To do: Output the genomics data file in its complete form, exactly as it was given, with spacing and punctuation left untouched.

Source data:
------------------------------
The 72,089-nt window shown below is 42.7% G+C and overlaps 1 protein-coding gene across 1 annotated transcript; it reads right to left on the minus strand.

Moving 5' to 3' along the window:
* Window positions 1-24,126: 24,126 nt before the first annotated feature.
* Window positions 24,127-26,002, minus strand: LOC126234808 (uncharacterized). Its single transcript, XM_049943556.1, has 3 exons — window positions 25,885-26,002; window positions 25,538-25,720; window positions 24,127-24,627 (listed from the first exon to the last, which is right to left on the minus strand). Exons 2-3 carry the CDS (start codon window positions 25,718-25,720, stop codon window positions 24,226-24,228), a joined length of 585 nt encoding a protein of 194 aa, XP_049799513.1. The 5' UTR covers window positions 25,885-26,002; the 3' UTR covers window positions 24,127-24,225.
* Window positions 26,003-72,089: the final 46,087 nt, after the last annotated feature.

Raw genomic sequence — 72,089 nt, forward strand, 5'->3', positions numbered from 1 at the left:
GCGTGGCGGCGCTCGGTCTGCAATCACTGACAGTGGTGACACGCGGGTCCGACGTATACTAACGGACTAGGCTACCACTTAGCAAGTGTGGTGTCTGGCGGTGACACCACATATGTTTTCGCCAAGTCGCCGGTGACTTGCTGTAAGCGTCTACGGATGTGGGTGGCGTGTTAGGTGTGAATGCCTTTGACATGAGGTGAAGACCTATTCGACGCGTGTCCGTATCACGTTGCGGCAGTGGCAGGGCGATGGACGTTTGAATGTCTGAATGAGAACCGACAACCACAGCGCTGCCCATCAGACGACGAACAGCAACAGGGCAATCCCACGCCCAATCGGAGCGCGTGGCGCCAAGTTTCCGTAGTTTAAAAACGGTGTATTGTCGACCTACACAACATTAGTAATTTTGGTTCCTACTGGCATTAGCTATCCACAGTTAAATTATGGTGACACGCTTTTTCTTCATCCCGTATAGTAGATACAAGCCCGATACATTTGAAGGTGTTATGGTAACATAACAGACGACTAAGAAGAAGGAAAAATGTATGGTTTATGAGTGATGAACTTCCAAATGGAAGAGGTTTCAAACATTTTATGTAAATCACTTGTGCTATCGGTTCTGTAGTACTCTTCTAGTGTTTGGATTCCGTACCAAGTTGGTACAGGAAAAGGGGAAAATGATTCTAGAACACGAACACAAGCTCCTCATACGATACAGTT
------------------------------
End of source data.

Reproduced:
The 72,089-nt window shown below is 42.7% G+C and overlaps 1 protein-coding gene across 1 annotated transcript; it reads right to left on the minus strand.

Moving 5' to 3' along the window:
* Window positions 1-24,126: 24,126 nt before the first annotated feature.
* Window positions 24,127-26,002, minus strand: LOC126234808 (uncharacterized). Its single transcript, XM_049943556.1, has 3 exons — window positions 25,885-26,002; window positions 25,538-25,720; window positions 24,127-24,627 (listed from the first exon to the last, which is right to left on the minus strand). Exons 2-3 carry the CDS (start codon window positions 25,718-25,720, stop codon window positions 24,226-24,228), a joined length of 585 nt encoding a protein of 194 aa, XP_049799513.1. The 5' UTR covers window positions 25,885-26,002; the 3' UTR covers window positions 24,127-24,225.
* Window positions 26,003-72,089: the final 46,087 nt, after the last annotated feature.

Raw genomic sequence — 72,089 nt, forward strand, 5'->3', positions numbered from 1 at the left:
GCGTGGCGGCGCTCGGTCTGCAATCACTGACAGTGGTGACACGCGGGTCCGACGTATACTAACGGACTAGGCTACCACTTAGCAAGTGTGGTGTCTGGCGGTGACACCACATATGTTTTCGCCAAGTCGCCGGTGACTTGCTGTAAGCGTCTACGGATGTGGGTGGCGTGTTAGGTGTGAATGCCTTTGACATGAGGTGAAGACCTATTCGACGCGTGTCCGTATCACGTTGCGGCAGTGGCAGGGCGATGGACGTTTGAATGTCTGAATGAGAACCGACAACCACAGCGCTGCCCATCAGACGACGAACAGCAACAGGGCAATCCCACGCCCAATCGGAGCGCGTGGCGCCAAGTTTCCGTAGTTTAAAAACGGTGTATTGTCGACCTACACAACATTAGTAATTTTGGTTCCTACTGGCATTAGCTATCCACAGTTAAATTATGGTGACACGCTTTTTCTTCATCCCGTATAGTAGATACAAGCCCGATACATTTGAAGGTGTTATGGTAACATAACAGACGACTAAGAAGAAGGAAAAATGTATGGTTTATGAGTGATGAACTTCCAAATGGAAGAGGTTTCAAACATTTTATGTAAATCACTTGTGCTATCGGTTCTGTAGTACTCTTCTAGTGTTTGGATTCCGTACCAAGTTGGTACAGGAAAAGGGGAAAATGATTCTAGAACACGAACACAAGCTCCTCATACGATACAGTT